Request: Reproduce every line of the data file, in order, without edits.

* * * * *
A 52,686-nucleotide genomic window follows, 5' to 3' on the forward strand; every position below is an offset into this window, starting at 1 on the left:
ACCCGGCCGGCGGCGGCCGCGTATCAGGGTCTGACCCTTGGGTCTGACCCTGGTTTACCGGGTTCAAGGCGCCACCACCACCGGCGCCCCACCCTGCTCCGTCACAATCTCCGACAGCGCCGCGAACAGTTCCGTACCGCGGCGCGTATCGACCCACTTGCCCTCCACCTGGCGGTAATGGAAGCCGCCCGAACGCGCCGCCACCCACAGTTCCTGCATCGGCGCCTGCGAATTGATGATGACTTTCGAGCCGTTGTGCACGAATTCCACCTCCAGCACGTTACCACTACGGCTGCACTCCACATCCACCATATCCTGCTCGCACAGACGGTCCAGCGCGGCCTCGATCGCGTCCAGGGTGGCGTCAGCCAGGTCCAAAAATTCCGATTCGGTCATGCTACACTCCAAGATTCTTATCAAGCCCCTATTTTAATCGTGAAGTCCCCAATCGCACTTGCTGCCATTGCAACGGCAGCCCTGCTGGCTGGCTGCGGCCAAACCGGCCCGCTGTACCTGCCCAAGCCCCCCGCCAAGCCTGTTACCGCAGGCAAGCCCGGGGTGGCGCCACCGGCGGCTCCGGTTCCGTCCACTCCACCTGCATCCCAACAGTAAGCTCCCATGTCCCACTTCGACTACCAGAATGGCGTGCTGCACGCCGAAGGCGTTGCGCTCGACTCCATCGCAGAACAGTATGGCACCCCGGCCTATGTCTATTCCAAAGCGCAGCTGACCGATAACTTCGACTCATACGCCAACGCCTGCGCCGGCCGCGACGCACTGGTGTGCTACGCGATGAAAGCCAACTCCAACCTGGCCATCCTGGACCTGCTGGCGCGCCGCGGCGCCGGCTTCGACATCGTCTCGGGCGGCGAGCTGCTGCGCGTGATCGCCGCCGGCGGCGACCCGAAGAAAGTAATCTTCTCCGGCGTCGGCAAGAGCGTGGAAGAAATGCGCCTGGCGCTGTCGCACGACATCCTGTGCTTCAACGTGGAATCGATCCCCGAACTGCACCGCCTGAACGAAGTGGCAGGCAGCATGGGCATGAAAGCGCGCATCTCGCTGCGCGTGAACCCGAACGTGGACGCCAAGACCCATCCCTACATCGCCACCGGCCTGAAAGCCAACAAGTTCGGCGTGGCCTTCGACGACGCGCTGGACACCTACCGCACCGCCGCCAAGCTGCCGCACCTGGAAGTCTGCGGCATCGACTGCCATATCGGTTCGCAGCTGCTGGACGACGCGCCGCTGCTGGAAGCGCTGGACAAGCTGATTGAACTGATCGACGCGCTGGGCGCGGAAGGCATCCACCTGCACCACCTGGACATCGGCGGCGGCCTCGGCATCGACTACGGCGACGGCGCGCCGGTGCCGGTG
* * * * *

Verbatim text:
A 52,686-nucleotide genomic window follows, 5' to 3' on the forward strand; every position below is an offset into this window, starting at 1 on the left:
ACCCGGCCGGCGGCGGCCGCGTATCAGGGTCTGACCCTTGGGTCTGACCCTGGTTTACCGGGTTCAAGGCGCCACCACCACCGGCGCCCCACCCTGCTCCGTCACAATCTCCGACAGCGCCGCGAACAGTTCCGTACCGCGGCGCGTATCGACCCACTTGCCCTCCACCTGGCGGTAATGGAAGCCGCCCGAACGCGCCGCCACCCACAGTTCCTGCATCGGCGCCTGCGAATTGATGATGACTTTCGAGCCGTTGTGCACGAATTCCACCTCCAGCACGTTACCACTACGGCTGCACTCCACATCCACCATATCCTGCTCGCACAGACGGTCCAGCGCGGCCTCGATCGCGTCCAGGGTGGCGTCAGCCAGGTCCAAAAATTCCGATTCGGTCATGCTACACTCCAAGATTCTTATCAAGCCCCTATTTTAATCGTGAAGTCCCCAATCGCACTTGCTGCCATTGCAACGGCAGCCCTGCTGGCTGGCTGCGGCCAAACCGGCCCGCTGTACCTGCCCAAGCCCCCCGCCAAGCCTGTTACCGCAGGCAAGCCCGGGGTGGCGCCACCGGCGGCTCCGGTTCCGTCCACTCCACCTGCATCCCAACAGTAAGCTCCCATGTCCCACTTCGACTACCAGAATGGCGTGCTGCACGCCGAAGGCGTTGCGCTCGACTCCATCGCAGAACAGTATGGCACCCCGGCCTATGTCTATTCCAAAGCGCAGCTGACCGATAACTTCGACTCATACGCCAACGCCTGCGCCGGCCGCGACGCACTGGTGTGCTACGCGATGAAAGCCAACTCCAACCTGGCCATCCTGGACCTGCTGGCGCGCCGCGGCGCCGGCTTCGACATCGTCTCGGGCGGCGAGCTGCTGCGCGTGATCGCCGCCGGCGGCGACCCGAAGAAAGTAATCTTCTCCGGCGTCGGCAAGAGCGTGGAAGAAATGCGCCTGGCGCTGTCGCACGACATCCTGTGCTTCAACGTGGAATCGATCCCCGAACTGCACCGCCTGAACGAAGTGGCAGGCAGCATGGGCATGAAAGCGCGCATCTCGCTGCGCGTGAACCCGAACGTGGACGCCAAGACCCATCCCTACATCGCCACCGGCCTGAAAGCCAACAAGTTCGGCGTGGCCTTCGACGACGCGCTGGACACCTACCGCACCGCCGCCAAGCTGCCGCACCTGGAAGTCTGCGGCATCGACTGCCATATCGGTTCGCAGCTGCTGGACGACGCGCCGCTGCTGGAAGCGCTGGACAAGCTGATTGAACTGATCGACGCGCTGGGCGCGGAAGGCATCCACCTGCACCACCTGGACATCGGCGGCGGCCTCGGCATCGACTACGGCGACGGCGCGCCGGTGCCGGTG